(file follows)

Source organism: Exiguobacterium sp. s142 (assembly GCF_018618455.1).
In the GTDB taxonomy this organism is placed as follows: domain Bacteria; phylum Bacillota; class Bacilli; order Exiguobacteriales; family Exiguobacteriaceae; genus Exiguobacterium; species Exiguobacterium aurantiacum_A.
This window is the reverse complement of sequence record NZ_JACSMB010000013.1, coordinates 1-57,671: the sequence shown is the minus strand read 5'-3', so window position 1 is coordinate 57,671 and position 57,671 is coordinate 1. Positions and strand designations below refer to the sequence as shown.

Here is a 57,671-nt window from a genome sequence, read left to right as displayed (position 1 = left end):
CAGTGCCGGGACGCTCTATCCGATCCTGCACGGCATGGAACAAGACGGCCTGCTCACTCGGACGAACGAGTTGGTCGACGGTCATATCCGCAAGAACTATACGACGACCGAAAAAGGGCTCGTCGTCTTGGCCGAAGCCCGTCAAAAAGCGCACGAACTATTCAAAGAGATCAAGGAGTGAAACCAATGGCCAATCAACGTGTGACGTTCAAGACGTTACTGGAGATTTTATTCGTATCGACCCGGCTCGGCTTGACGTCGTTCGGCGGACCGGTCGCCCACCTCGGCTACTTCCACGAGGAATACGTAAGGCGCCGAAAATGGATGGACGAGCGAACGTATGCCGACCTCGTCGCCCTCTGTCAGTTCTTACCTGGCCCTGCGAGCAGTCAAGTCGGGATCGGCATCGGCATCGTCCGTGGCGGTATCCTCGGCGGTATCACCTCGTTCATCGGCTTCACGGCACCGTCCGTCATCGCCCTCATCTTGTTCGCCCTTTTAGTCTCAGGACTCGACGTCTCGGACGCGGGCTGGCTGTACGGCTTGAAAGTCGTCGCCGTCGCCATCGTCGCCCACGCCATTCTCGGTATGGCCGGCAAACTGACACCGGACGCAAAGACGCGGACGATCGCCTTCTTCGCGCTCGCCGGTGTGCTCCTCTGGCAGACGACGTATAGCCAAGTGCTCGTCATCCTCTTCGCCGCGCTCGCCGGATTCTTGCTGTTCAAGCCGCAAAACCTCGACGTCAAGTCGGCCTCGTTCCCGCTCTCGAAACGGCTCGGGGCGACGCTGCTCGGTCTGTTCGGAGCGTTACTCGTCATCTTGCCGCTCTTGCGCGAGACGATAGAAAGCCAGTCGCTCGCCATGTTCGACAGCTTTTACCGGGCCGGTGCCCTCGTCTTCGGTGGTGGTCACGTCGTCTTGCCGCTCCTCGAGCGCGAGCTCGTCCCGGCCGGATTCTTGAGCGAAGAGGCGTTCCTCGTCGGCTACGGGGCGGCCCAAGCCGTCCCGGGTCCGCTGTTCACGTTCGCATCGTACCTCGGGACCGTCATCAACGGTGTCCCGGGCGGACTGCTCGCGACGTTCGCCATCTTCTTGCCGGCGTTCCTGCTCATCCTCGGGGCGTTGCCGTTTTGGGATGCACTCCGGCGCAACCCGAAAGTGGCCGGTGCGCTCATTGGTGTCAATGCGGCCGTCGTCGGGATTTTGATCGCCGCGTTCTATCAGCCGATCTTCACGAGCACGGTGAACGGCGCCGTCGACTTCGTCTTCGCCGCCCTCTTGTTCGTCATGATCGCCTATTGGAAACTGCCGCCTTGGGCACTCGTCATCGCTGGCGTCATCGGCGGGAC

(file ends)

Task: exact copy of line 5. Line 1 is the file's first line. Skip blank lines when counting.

CAGTGCCGGGACGCTCTATCCGATCCTGCACGGCATGGAACAAGACGGCCTGCTCACTCGGACGAACGAGTTGGTCGACGGTCATATCCGCAAGAACTATACGACGACCGAAAAAGGGCTCGTCGTCTTGGCCGAAGCCCGTCAAAAAGCGCACGAACTATTCAAAGAGATCAAGGAGTGAAACCAATGGCCAATCAACGTGTGACGTTCAAGACGTTACTGGAGATTTTATTCGTATCGACCCGGCTCGGCTTGACGTCGTTCGGCGGACCGGTCGCCCACCTCGGCTACTTCCACGAGGAATACGTAAGGCGCCGAAAATGGATGGACGAGCGAACGTATGCCGACCTCGTCGCCCTCTGTCAGTTCTTACCTGGCCCTGCGAGCAGTCAAGTCGGGATCGGCATCGGCATCGTCCGTGGCGGTATCCTCGGCGGTATCACCTCGTTCATCGGCTTCACGGCACCGTCCGTCATCGCCCTCATCTTGTTCGCCCTTTTAGTCTCAGGACTCGACGTCTCGGACGCGGGCTGGCTGTACGGCTTGAAAGTCGTCGCCGTCGCCATCGTCGCCCACGCCATTCTCGGTATGGCCGGCAAACTGACACCGGACGCAAAGACGCGGACGATCGCCTTCTTCGCGCTCGCCGGTGTGCTCCTCTGGCAGACGACGTATAGCCAAGTGCTCGTCATCCTCTTCGCCGCGCTCGCCGGATTCTTGCTGTTCAAGCCGCAAAACCTCGACGTCAAGTCGGCCTCGTTCCCGCTCTCGAAACGGCTCGGGGCGACGCTGCTCGGTCTGTTCGGAGCGTTACTCGTCATCTTGCCGCTCTTGCGCGAGACGATAGAAAGCCAGTCGCTCGCCATGTTCGACAGCTTTTACCGGGCCGGTGCCCTCGTCTTCGGTGGTGGTCACGTCGTCTTGCCGCTCCTCGAGCGCGAGCTCGTCCCGGCCGGATTCTTGAGCGAAGAGGCGTTCCTCGTCGGCTACGGGGCGGCCCAAGCCGTCCCGGGTCCGCTGTTCACGTTCGCATCGTACCTCGGGACCGTCATCAACGGTGTCCCGGGCGGACTGCTCGCGACGTTCGCCATCTTCTTGCCGGCGTTCCTGCTCATCCTCGGGGCGTTGCCGTTTTGGGATGCACTCCGGCGCAACCCGAAAGTGGCCGGTGCGCTCATTGGTGTCAATGCGGCCGTCGTCGGGATTTTGATCGCCGCGTTCTATCAGCCGATCTTCACGAGCACGGTGAACGGCGCCGTCGACTTCGTCTTCGCCGCCCTCTTGTTCGTCATGATCGCCTATTGGAAACTGCCGCCTTGGGCACTCGTCATCGCTGGCGTCATCGGCGGGAC